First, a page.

PPI: What it Says, and Why We're Concerned

by: James Picerno

No, we're not going to jump to conclusions, but neither can we dismiss Friday morning's producer price report for September.

Last month PPI rose by an aggressive 1.1%, which is the highest since February's 1.2%. Yes, looking at recent history it's clear that PPI's monthly pace has been higher as well as lower. And, of course, PPI is a volatile data series and subject to dramatic revisions. (Gee, where have we heard that one before?).

Nonetheless, as our chart below indictes, it's hard not to notice the worrisome trend in PPI now unfolding.

On a 12-month rolling basis, the annual pace in PPI is moving up (again) too. The 4.4% rise for the year through last month is the highest in more than a year. The recent reprieve in wholesale pricing pressure appears, for the moment, to be over.

The PPI trend is that much more notable when you consider it in context with Friday's report on September import prices. Once again, the trend is up: on a 12-month basis, import prices rose 5.2% last month, which is the highest annual pace since August 2006, as you can see from the second chart below.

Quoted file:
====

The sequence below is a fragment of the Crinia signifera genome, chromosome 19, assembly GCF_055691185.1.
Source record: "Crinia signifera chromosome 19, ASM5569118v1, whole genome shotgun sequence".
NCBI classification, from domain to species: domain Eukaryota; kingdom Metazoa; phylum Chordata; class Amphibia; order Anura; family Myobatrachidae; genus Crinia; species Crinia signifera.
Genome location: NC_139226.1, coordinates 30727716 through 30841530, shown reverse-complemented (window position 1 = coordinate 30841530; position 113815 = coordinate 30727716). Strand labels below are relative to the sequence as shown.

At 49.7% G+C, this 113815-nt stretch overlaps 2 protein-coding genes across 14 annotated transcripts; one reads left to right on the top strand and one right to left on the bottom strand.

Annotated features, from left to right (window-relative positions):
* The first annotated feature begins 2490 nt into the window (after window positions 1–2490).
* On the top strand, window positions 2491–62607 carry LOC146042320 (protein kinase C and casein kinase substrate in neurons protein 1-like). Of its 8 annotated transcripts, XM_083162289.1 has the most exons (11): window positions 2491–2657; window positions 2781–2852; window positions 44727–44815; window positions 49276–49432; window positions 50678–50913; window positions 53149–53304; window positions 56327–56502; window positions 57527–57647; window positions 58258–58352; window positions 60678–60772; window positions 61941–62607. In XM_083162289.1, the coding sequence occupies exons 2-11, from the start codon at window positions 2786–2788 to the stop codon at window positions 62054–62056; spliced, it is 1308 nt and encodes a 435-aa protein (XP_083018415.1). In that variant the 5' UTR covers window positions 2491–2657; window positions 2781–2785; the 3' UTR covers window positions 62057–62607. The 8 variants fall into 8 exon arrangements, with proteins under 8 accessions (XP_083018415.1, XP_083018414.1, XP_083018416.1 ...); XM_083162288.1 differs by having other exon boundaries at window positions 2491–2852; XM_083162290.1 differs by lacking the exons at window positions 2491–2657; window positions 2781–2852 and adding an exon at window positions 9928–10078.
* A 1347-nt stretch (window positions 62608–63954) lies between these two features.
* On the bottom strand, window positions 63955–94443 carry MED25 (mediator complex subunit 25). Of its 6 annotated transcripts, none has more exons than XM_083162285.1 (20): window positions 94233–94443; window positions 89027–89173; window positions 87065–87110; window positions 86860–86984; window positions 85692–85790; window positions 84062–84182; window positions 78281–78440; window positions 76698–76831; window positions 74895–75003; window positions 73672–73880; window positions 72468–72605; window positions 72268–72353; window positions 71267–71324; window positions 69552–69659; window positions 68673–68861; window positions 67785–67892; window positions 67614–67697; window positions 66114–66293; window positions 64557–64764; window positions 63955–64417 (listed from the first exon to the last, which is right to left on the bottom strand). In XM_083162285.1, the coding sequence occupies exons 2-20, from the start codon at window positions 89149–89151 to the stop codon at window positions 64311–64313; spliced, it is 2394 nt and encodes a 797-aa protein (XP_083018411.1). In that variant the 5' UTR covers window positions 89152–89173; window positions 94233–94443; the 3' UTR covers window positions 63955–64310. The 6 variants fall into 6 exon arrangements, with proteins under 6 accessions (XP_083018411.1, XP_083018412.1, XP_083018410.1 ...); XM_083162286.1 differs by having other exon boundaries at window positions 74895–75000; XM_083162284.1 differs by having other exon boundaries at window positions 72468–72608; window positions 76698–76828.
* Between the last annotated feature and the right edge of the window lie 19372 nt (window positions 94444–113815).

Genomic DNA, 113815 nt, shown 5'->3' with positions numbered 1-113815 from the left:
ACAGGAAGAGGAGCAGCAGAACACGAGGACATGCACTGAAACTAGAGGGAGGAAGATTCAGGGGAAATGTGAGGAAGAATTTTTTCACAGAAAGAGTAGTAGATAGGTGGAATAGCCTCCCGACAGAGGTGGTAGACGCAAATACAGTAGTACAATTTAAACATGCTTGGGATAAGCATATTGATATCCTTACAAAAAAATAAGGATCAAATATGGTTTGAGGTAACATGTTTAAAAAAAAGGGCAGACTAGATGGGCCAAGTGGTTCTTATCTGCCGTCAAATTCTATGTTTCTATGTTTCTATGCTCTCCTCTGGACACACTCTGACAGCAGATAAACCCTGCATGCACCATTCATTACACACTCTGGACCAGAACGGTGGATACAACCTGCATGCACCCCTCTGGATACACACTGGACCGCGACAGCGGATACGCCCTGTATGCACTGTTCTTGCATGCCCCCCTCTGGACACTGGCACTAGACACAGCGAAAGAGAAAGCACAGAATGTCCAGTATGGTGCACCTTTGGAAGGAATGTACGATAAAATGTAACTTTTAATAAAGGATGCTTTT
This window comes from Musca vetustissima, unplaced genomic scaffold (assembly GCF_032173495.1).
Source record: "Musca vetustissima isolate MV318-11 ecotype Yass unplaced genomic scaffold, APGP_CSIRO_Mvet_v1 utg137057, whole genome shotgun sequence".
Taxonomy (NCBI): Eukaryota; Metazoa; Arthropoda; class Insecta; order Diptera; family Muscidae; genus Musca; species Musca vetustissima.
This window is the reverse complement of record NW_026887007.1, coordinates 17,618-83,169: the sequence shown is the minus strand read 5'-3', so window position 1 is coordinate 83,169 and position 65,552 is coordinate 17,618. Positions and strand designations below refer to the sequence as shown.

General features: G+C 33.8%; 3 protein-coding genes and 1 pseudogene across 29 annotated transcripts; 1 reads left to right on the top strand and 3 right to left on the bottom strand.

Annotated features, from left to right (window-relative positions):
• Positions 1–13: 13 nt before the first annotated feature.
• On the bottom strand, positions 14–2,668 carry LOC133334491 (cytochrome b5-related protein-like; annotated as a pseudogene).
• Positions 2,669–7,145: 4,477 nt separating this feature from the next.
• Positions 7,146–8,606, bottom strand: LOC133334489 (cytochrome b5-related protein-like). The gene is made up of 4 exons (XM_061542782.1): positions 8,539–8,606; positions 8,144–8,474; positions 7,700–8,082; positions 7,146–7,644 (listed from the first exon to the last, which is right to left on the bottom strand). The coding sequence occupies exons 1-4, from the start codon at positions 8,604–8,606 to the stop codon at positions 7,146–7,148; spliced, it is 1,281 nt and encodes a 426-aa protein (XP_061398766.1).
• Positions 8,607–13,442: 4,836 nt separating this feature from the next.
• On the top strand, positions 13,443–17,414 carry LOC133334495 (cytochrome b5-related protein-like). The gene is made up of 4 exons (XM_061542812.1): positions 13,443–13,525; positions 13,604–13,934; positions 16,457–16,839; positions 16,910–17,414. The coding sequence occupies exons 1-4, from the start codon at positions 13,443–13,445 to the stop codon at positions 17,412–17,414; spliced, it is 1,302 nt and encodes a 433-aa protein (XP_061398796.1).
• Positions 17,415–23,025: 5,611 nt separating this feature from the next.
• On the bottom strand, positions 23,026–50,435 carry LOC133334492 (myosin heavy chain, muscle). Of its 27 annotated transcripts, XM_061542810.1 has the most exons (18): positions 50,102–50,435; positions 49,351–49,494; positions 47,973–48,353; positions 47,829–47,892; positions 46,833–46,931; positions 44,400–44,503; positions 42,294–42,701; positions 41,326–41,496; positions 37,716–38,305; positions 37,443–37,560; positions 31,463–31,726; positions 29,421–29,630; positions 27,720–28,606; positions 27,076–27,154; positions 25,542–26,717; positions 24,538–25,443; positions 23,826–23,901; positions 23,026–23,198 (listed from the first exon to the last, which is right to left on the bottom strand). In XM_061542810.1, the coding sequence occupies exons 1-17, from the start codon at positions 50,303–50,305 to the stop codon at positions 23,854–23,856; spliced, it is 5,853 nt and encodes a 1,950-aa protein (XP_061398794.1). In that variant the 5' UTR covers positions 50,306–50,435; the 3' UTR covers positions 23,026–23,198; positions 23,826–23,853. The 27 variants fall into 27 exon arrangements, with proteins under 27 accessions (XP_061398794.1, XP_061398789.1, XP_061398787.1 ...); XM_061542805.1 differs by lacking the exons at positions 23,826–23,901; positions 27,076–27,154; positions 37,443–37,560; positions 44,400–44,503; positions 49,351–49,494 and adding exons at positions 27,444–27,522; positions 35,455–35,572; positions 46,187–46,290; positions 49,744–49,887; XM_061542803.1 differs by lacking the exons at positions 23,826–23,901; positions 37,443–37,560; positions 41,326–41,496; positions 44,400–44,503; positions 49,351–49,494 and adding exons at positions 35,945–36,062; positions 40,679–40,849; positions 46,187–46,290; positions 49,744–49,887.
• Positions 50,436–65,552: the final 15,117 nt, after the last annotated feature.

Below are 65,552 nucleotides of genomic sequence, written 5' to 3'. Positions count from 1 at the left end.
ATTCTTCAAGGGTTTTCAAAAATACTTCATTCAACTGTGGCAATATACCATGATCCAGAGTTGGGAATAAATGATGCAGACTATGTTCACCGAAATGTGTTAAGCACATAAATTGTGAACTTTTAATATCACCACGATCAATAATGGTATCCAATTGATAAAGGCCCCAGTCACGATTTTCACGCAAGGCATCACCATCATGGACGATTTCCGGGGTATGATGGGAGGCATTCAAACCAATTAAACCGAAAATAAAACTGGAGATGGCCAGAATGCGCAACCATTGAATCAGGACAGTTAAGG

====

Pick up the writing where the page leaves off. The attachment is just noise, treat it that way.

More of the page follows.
Pricing pressures, in short, appear to be bubbling once more. And if the two data series above aren't enough, here's one more reason to think twice before dismissing the pricing trend: the retail sales report for September, released Friday morning. The strong 0.6% rise last month, along with the 5.0% annual pace through September, suggests that consumer spending remains alive, and kicking. The notion that the economy's about to descend into recession looks that much more remote. If so, pricing pressures generally are likely to remain robust in the coming months and perhaps well into next year.

How, then, might this alter the Fed's perception of economic events? In particular, when the FOMC meets next on October 31, what will the group decide for interest rates? Will it be time to re-think the 50 basis point cut from September?

The thought already seems to be on the collective mind of those trading Fed funds futures. The November '07 contract's price, for instance, has been slowly but steadily falling for the past two weeks, suggesting that the market's starting to ponder the idea that there are no more rate cuts looming, or that a rate hike, although still unlikely, is no longer beyond the pale at some point.

No, you can't read too much into any one number. But when several reports start sending similar messages, it's time to pay attention. With that in mind, we look to next week's update on consumer prices for September. Will CPI confirm or deny the PPI and import price numbers? Tune in next Wednesday morning for an answer...

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